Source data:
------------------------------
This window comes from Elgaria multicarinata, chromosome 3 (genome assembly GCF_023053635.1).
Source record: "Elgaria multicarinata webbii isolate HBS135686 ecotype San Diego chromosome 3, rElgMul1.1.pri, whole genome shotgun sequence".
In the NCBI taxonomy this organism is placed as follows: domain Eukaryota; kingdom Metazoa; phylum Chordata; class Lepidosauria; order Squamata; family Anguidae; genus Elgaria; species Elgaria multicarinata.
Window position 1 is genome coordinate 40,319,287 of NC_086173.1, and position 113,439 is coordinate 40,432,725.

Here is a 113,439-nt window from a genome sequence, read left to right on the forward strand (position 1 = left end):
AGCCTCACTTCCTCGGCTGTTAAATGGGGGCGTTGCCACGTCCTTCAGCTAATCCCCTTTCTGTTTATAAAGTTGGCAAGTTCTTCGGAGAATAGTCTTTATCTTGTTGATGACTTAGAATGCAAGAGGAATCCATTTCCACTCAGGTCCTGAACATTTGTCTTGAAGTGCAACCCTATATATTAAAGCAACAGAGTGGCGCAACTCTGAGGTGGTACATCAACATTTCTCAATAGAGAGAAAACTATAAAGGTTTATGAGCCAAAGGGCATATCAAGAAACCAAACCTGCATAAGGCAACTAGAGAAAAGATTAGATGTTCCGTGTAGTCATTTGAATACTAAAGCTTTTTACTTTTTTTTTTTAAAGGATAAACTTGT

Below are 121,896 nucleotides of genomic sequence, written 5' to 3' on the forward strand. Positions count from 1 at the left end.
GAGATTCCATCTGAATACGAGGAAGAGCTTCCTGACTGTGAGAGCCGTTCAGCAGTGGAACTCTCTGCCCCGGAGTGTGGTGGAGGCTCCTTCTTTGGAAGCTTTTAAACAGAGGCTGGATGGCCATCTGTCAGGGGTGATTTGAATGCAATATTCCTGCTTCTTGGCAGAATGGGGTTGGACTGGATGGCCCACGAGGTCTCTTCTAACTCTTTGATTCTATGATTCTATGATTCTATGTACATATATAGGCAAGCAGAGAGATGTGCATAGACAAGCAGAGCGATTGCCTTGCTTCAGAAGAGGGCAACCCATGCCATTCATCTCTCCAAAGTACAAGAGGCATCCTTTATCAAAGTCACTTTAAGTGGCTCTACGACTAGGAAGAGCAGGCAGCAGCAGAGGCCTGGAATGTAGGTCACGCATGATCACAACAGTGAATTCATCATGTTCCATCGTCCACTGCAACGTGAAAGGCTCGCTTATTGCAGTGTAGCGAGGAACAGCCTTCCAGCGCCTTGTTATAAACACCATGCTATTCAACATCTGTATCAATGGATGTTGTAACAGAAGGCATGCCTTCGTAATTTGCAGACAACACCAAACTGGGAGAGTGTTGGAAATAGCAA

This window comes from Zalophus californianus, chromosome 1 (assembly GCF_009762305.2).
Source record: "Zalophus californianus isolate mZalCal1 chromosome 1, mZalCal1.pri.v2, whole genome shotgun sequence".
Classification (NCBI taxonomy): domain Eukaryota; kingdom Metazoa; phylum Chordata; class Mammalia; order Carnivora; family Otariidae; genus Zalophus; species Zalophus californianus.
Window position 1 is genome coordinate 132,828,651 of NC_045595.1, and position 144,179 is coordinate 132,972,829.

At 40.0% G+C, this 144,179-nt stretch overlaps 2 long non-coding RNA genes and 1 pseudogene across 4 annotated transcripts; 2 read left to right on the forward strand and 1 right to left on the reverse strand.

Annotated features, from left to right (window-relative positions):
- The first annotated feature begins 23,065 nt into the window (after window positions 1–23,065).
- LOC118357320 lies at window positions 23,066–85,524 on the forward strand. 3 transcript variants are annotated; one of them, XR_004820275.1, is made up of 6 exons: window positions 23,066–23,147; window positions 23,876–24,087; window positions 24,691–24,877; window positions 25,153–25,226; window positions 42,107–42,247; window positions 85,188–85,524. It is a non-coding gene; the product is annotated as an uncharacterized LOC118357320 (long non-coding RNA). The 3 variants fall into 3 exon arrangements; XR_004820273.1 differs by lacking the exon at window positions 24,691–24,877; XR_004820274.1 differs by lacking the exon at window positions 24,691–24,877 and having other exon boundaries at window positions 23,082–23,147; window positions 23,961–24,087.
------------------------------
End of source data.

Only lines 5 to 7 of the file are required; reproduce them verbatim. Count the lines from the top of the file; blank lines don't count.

Here is a 113,439-nt window from a genome sequence, read left to right on the forward strand (position 1 = left end):
AGCCTCACTTCCTCGGCTGTTAAATGGGGGCGTTGCCACGTCCTTCAGCTAATCCCCTTTCTGTTTATAAAGTTGGCAAGTTCTTCGGAGAATAGTCTTTATCTTGTTGATGACTTAGAATGCAAGAGGAATCCATTTCCACTCAGGTCCTGAACATTTGTCTTGAAGTGCAACCCTATATATTAAAGCAACAGAGTGGCGCAACTCTGAGGTGGTACATCAACATTTCTCAATAGAGAGAAAACTATAAAGGTTTATGAGCCAAAGGGCATATCAAGAAACCAAACCTGCATAAGGCAACTAGAGAAAAGATTAGATGTTCCGTGTAGTCATTTGAATACTAAAGCTTTTTACTTTTTTTTTTTAAAGGATAAACTTGT

Below are 121,896 nucleotides of genomic sequence, written 5' to 3' on the forward strand. Positions count from 1 at the left end.